Take a step back in time at the Penn’s Colony Festival
History stands still at Penn’s Colony.
The sentiment comes from Dormont musician Sue Borowski, who adds, “And I really like that.”
Borowski, who also is entertainment coordinator for the Ligonier Highland Games, long has had an interest in honoring the past in song. The 35th annual Penn’s Colony Festival running weekends Sept. 22-23 and Sept. 29-30 in Butler County’s Clinton Township, just outside of Saxonburg, is one of her favorite places to do that.
Her fellow bandmates in the RichPatrick trio agree. They will be returning to the fest to perform more contemporary and traditional songs from Ireland and Scotland, along with a few American folk songs. “We love historic festivals like Penn’s Colony because it is an escape from reality,” says Borowski, who plays guitar, fiddle, mandolin and Irish whistle. “It is a way to visit a period of history that may or may not have been better or worse than the current time period we are living. In a way, festivals remind us to be grateful for all that our ancestors have done to make Pennsylvania what it is today.”
Penn’s Colony offers its version of an 18th-century village in the woods, with period costumes, scenery, historical re-enactments, entertainment and artisans. The focus remains on the French-and-Indian War era, beginning with the 1753 journey of a 21-year-old George Washington through this region. “It was a time of extreme conflict, yet Penn’s Colony re-enactors provide the personal stories which are told with a perspective from all sides and an understanding of the difference in cultures, which comes with the passage of time, like 264 years,” says Beth Rush, festival coordinator.
The festival’s selection of new exhibitors “means we’ve put the craft back in the craft show,” Rush adds.
She says the artisans and craftsmen in the Penn’s Colony traditional craft marketplace are the fabric of what keeps the majority of customers returning each year. Most of the exhibitors sell original work and do not appear at other area craft events, she says.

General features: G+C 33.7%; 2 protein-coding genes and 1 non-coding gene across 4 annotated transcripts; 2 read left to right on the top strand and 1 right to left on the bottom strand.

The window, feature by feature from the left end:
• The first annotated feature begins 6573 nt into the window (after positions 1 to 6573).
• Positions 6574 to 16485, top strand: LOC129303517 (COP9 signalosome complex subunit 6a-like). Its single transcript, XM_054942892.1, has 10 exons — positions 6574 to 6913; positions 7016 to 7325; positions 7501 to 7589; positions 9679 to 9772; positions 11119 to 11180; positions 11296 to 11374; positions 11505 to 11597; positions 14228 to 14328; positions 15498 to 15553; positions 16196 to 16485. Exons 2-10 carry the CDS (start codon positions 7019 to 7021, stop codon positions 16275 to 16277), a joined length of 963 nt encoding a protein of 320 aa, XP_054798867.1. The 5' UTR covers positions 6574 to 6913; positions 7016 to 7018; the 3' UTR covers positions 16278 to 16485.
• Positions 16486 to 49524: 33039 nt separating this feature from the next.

“There are more younger, talented quality artisans entering the handmade field than I’ve seen in the 30 years I have been involved with Penn’s Colony,” Rush says. “And, they eagerly participate in the recreation of the Colonial-era village. It’s exciting and energizing to have the newcomers embrace the history of the design. There is a history behind the design influence seen in the artisans, too.”
What’s in the Marketplace
The Marketplace shows many new additions ranging from seasonal decorations to the traditional category such as “leather smithing” and jewelry design. Many of the new artisans are in their 20s and offer the style of items that trend, such as urban farmhouse and simple life designs. Rush says the daily entertainment schedule features a fresh variety in the styles and instrument compositions that were enjoyed during the Colonial era.
More bands, more variety
There are more bands this year playing over the two weekends, with variety to the musical schedule that changes each day. “At festivals, you realize that the patrons are there to experience something special and it’s a wonderful feeling to be a part of that,” says Sue Borowski’s husband, Jim Borowski, who plays bodhran in RichPatrick. Rich Lange is on guitar.
Polished Brass is new, offering another popular sound of the era that is
different from the distinctive lyrics and song of the Celtic islands. The Balmoral Quartet is a first-timer to the fest and Na Gaels, a staple at the Pittsburgh Irish Festival, has not played at Penn’s Colony for 10 years.
The Low Kings are a Pittsburgh-based band playing Irish and Scottish music. “We are really excited about participating in Penn’s Colony for the first time,” says the group’s Tom Bayley. “Our number one goal is to entertain, bring energy and make sure the audience has fun. You’ll be able to sing along and dance to your favorite traditional tunes. If you want to find us day of, just follow the sound of the bagpipes.”
Good music, bad jokes
Percussionist Shawn Howland, adopting the persona of pirate Howlin Mad Jack Howland, promises “good music and bad jokes” from Crossed Cannons, which offers upbeat traditional Celtic tunes, sea shanties and original pirate music.
Matt Hughes, as buccaneer Angus McHugh, on guitar, percussion and vocals, says Penn’s Colony is an amazing festival in which to participate. They are based in Pittsburgh. “That makes us ‘Pittsburgh Pirates,’” Hughes insists. “I enjoy the camaraderie between the performers, the actors and re-enactors. In addition, I love entertaining the audience,” he says. “It always makes my day to have people come up and tell me how much they enjoyed our show.”
Trombonist Steve Lynch says Polished Brass (also known as South Hills Brass) is delighted to be making its debut at Penn’s Colony. “We have prepared a program of largely 18th-century and earlier music which we are sure festival goers will enjoy,” he says. “Brass ensembles have a unique blending quality which will complement the other musical offerings at the festival.”
Adds Crossed Cannons’ Howland: “Festivals of any sort are all about the smiles. There is no smile in the world like one I helped create.”
Rex Rutkoski is a Tribune-Review contributing writer.